BTW - I wouldn't build it using less than 6" R&S.

Use the right tool for the job.

Rich (Tilting right)
Huntington Beach, California
Remember that when we have the "BIG ONE" everything east of the Rockies falls into the ocean.

Last edited by rrich; 07-29-2010 at 04:35 PM.
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post #3 of 13 Old 07-29-2010, 05:16 PM
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Rich, he does not have a table saw. I agree that the half lap joint would be good. That could be made with the router that you can borrow. For aesthetics I would still use the dowels. However they would be used to pin the half lap joint.

Dag, your diagram shows 4" framing. That would probably be OK, but 5" may be better. I think 6 " would look too bulky.

George
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post #4 of 13 Old 07-29-2010, 05:32 PM
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I would use 1" stock. I would make the stiles, top and middle rail 4", and the bottom rail 9". I would join with half laps, and TB III glue. Once the door is squared (measure corner to corner in both directions), clamp each lap joint.

Clamps across the door and on the length of the stiles should be snug tight. You want tight joints but not over compressed.

Ideally if you were so equipped, all stiles and rails would be cut and jointed to be re-glued in their lengths with the grain direction being opposite on each piece of the glue up. This helps in minimizing the possibility of warping.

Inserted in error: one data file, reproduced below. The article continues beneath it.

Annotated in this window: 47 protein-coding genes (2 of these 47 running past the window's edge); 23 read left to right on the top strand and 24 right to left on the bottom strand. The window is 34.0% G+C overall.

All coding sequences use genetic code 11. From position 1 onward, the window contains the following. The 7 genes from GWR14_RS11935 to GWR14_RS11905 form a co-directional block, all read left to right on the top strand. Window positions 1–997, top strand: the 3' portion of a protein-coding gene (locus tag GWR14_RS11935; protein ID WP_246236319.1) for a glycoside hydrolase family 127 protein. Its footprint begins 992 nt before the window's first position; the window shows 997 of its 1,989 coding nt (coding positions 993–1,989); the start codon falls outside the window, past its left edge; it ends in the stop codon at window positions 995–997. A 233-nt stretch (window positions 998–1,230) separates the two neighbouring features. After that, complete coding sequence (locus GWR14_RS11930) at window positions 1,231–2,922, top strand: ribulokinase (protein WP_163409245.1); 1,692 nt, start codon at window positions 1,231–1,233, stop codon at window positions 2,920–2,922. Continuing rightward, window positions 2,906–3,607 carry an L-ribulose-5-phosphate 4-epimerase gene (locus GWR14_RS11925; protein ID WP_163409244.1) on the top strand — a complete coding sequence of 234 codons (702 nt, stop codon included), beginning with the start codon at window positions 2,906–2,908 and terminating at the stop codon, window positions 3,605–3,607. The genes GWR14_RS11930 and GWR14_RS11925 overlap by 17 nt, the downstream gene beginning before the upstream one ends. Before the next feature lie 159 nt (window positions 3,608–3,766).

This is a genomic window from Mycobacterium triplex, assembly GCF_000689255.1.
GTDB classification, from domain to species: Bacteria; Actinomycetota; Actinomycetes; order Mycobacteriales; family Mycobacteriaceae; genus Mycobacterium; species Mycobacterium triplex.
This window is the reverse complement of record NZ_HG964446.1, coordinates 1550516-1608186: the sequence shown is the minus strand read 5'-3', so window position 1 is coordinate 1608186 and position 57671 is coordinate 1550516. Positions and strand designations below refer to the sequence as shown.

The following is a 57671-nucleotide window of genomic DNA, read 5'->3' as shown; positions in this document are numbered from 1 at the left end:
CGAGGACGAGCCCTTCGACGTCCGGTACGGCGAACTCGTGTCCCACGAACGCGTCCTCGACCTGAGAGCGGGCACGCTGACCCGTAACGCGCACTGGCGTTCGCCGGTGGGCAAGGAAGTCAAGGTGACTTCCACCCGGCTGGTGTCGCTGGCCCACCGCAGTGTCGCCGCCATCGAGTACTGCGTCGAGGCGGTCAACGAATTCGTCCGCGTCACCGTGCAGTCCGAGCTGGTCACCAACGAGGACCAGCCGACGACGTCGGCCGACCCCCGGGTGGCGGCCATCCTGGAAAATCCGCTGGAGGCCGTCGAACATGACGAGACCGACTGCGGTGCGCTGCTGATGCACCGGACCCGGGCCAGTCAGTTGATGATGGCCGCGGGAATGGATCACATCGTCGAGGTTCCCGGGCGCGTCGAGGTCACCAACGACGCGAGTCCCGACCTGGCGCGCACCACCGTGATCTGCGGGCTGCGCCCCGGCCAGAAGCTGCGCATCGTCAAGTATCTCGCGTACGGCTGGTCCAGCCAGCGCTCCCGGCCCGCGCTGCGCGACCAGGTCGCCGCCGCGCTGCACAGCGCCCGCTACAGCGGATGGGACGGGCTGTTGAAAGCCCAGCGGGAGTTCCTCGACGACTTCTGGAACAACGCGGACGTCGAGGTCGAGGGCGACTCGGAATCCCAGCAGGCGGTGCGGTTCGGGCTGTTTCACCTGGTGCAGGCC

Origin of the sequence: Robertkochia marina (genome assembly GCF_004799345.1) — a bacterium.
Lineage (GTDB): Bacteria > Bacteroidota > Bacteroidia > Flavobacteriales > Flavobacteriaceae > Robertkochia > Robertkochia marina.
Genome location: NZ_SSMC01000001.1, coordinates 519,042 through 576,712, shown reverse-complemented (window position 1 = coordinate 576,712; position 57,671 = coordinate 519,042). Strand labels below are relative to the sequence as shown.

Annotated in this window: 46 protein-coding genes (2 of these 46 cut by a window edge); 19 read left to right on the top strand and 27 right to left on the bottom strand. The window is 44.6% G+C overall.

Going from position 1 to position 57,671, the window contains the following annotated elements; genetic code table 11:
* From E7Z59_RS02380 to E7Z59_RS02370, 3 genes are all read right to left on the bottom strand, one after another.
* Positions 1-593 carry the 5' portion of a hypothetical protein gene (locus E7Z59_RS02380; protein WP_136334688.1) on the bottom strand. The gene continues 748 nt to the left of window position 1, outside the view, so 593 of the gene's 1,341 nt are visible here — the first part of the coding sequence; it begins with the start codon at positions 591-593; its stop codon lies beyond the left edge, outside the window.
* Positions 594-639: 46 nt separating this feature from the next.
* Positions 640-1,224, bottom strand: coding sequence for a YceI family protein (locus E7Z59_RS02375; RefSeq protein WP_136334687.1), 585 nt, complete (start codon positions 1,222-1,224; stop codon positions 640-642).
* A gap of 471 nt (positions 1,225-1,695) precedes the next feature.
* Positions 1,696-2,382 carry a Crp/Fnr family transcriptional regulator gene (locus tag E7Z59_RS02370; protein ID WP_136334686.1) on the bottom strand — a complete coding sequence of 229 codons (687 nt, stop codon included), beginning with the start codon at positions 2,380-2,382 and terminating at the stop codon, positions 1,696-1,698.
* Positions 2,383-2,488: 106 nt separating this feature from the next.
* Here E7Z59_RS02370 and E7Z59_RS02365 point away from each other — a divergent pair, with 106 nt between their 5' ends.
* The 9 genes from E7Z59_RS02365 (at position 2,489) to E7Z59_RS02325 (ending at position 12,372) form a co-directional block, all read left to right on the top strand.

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post #5 of 13 Old 07-29-2010, 07:29 PM
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These corner braces add a nice touch as well as a little extra support
http://www.leevalley.com/US/hardware...05,42034,44698
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post #6 of 13 Old 07-29-2010, 07:30 PM Thread Starter
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Thanks so much! Very helpful and informative replies. I'll update as I proceed.

Thanks again.

Mike

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post #7 of 13 Old 07-29-2010, 07:33 PM
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what about mortise and tenon joints

Old wood workers never die thay just get dry rot
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post #8 of 13 Old 07-29-2010, 10:26 PM
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Sorry, didn't notice the no table saw bit.